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After ACLU of Michigan Objects, YMCA Agrees to End Slave Re-Enactment Program
DETROIT—Responding quickly to a letter from the ACLU of Michigan, the YMCA officiails overseeing the Storer Camps in Jackson, Mich., agreed to halt a troubling slave re-enactment program in which elementary-school children role-playing as slaves are inspected, auctioned off and, later, hunted down as runaways by adults on horseback.
After reaching out to the ACLU of Michigan to inform the group that the YMCA would be ending the program, Brad Toft, president/CEO of the YMCA of Greater Toledo, which runs the Storer Camps, told reporters yesterday that the group hopes "to create an environment kids can thrive in, and we would never do anything deliberately to hurt that. We don't want to offer anything that makes anyone feel uncomfortable."
Mark Fancher, staff attorney for the ACLU of Michigan Racial Justice Project and author of the letter, congratulated the YMCA for deciding to end the program.
“While we presume the ‘Underground Railroad’ program was the product of good intentions," said Fancher, "it nevertheless was a disservice both to the memory of those who endured the horrors of slavery and to the child participants in the program who left the camp either traumatized or with the misperception that slavery was comparable to an overnight camp adventure. We presented the YMCA with an honest assessment of the problems connected with the Underground Railroad program and, to its credit, the organization demonstrated wisdom and maturity by deciding to discontinue the activity. We respect and continue to respect the integrity and good work of the YMCA.”
Concerns over the program were publicized yesterday when the ACLU of Michigan sent its letter urging the YMCA to end a controversial “Underground Railroad’ slave re-enactment program held at its Storer Camps.
“Not only does this trivialize the horrors of chattel slavery, but it subjects innocent children to a racially hostile environment wherein they are highly vulnerable to feeling degraded, humiliated and guilty,” said Fancher after sending the letter. “A parent who complained to us said her child was emotionally devastated by her treatment during these re-enactments. We all agree that our students should learn about slavery as a critical period of American history—but treating them like runaway slaves is neither an effective nor healthy way to do it.”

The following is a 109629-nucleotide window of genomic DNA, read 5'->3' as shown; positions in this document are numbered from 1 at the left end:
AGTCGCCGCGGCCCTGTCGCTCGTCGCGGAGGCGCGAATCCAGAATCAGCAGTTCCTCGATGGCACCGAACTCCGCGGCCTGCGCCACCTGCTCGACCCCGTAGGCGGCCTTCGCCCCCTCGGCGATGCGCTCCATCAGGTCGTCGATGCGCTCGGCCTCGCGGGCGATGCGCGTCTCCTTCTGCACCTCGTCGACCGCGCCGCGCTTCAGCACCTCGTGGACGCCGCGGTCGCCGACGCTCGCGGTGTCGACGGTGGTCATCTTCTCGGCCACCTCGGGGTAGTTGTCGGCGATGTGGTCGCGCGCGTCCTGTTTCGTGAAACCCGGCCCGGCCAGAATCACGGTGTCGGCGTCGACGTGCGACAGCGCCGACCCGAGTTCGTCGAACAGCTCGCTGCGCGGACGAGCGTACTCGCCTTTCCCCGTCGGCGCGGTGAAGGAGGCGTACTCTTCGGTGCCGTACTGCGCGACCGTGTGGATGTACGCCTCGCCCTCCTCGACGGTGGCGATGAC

The ACLU decided to write the letter to YMCA national headquarters after hearing details of what the role-play exercise involved. The letter, which was addressed to YMCA president and chief executive officer Kevin Washington, cited expert education research that characterized slave re-enactments as “inappropriate” methods for teaching young children about slavery. The experts raised concerns that such role-play programs are harmful to children of all races, and they urged that lessons about slavery occur within a historical context that includes African history prior the U.S. slave trade.
Among the expert recommendations noted in the ACLU letter is a passage from “The Understanding Slavery Initiative,” a widely respected historical learning project: “Studying ancient civilizations such as Mali and Benin, and reminding children that Ancient Egypt was an African civilization, challenges the stereotypical image of Africa as an unsophisticated continent. It will also allow them when older to better appreciate the devastating effects the system of transatlantic slavery had on the continent, and how its legacy is felt today.”
In addition to requesting that the YMCA terminate the “Underground Railroad” program, the letter also asked the YMCA to consult with experts before developing any future programs designed to educate children about slavery.